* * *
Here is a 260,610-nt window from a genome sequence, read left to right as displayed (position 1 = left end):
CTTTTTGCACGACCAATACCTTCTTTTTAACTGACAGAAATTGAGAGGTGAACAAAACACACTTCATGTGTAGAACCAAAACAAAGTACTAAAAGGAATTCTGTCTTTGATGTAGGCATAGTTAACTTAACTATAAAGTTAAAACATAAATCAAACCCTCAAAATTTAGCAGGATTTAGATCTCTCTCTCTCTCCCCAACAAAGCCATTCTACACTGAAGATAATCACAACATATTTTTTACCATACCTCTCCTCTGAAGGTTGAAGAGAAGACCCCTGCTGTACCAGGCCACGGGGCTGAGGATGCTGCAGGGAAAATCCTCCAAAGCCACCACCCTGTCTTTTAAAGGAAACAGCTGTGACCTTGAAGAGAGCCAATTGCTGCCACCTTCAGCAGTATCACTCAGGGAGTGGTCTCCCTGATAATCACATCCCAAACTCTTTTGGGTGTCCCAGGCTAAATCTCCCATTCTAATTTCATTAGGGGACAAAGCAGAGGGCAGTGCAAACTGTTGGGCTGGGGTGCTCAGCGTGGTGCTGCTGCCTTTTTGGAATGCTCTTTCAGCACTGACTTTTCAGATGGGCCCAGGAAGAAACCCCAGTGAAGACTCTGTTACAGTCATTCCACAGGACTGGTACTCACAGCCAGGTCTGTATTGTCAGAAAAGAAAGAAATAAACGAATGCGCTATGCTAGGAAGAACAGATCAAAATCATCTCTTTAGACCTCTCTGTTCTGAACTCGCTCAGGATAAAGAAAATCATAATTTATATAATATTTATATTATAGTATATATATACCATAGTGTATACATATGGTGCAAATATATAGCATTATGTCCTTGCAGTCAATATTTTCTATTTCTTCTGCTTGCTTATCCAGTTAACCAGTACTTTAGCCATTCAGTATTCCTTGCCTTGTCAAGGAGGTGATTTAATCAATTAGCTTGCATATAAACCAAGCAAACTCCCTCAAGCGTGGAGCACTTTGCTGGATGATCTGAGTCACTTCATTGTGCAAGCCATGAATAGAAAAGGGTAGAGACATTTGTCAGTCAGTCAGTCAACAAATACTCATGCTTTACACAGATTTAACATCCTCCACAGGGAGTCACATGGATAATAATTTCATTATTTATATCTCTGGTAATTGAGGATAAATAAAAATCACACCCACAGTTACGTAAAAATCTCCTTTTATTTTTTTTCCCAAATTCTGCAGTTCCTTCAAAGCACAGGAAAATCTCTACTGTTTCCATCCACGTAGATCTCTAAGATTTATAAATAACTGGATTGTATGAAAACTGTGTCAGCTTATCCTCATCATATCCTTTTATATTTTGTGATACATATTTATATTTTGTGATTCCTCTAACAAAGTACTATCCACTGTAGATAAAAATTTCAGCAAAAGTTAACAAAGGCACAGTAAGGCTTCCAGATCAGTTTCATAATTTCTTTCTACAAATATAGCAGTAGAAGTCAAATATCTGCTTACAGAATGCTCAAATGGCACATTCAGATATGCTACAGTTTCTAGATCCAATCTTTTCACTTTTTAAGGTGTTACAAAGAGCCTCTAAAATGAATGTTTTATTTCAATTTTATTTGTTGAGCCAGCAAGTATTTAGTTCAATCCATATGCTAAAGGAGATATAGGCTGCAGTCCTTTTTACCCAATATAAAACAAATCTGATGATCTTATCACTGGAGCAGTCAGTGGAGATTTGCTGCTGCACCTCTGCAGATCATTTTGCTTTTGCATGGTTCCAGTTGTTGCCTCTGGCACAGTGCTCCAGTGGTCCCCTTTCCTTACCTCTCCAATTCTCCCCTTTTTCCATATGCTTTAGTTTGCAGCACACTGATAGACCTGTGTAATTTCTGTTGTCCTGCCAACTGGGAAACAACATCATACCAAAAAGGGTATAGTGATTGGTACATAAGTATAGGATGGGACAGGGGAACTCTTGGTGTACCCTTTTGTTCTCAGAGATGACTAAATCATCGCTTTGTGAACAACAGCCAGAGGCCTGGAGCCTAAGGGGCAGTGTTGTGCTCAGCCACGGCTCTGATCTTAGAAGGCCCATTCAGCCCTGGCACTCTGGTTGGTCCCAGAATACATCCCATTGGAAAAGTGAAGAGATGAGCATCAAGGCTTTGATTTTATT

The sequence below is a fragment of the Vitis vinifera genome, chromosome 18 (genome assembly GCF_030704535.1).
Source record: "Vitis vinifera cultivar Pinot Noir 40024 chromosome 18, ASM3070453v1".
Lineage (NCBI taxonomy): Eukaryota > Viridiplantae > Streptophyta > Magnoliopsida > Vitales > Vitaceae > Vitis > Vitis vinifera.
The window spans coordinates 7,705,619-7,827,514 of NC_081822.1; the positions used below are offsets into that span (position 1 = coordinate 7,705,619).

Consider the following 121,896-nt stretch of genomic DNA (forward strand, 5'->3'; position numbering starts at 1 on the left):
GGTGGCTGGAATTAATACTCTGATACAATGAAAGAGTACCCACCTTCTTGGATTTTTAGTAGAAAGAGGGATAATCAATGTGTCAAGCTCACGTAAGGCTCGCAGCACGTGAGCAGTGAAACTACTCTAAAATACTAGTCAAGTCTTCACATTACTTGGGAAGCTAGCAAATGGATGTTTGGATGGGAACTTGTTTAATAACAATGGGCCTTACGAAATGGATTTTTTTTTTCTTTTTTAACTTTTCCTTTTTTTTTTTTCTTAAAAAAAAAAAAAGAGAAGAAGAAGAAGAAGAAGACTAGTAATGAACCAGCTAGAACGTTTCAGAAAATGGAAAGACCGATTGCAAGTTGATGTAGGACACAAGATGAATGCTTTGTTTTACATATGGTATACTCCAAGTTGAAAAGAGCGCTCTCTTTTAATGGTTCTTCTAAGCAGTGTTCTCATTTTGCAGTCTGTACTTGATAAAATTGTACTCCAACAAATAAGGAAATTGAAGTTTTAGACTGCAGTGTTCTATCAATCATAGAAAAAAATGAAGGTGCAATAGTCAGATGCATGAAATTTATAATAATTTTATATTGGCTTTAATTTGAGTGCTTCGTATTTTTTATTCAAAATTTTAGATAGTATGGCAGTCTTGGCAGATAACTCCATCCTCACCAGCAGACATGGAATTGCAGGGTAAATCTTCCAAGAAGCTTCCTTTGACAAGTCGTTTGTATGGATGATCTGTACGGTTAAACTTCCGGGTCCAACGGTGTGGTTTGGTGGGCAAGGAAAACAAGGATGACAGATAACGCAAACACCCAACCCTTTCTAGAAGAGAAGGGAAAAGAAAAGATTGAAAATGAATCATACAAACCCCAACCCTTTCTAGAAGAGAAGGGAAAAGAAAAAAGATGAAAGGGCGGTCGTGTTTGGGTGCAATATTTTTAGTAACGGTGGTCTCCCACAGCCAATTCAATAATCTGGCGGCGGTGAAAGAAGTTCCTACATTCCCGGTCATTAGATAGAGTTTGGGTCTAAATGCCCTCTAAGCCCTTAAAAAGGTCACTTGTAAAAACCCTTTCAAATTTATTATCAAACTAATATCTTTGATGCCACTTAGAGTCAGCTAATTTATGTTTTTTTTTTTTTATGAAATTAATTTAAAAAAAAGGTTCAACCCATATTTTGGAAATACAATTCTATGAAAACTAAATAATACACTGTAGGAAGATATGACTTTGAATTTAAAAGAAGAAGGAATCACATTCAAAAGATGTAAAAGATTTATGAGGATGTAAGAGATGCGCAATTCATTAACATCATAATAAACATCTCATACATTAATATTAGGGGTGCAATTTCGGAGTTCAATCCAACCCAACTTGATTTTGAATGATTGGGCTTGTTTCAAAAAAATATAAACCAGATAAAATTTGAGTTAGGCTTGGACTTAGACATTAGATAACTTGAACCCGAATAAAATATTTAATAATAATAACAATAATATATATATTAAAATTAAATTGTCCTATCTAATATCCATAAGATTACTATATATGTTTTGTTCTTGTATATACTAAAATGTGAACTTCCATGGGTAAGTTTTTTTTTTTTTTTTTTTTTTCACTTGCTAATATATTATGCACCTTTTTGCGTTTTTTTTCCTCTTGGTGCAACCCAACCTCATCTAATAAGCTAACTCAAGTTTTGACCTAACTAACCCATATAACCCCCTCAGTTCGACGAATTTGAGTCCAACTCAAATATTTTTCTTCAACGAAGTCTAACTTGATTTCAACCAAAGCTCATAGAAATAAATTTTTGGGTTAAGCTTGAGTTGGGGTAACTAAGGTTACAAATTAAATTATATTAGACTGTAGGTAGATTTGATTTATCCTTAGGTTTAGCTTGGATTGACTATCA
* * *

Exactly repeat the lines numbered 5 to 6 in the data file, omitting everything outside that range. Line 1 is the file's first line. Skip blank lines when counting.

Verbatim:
Lineage (NCBI taxonomy): Eukaryota > Viridiplantae > Streptophyta > Magnoliopsida > Vitales > Vitaceae > Vitis > Vitis vinifera.
The window spans coordinates 7,705,619-7,827,514 of NC_081822.1; the positions used below are offsets into that span (position 1 = coordinate 7,705,619).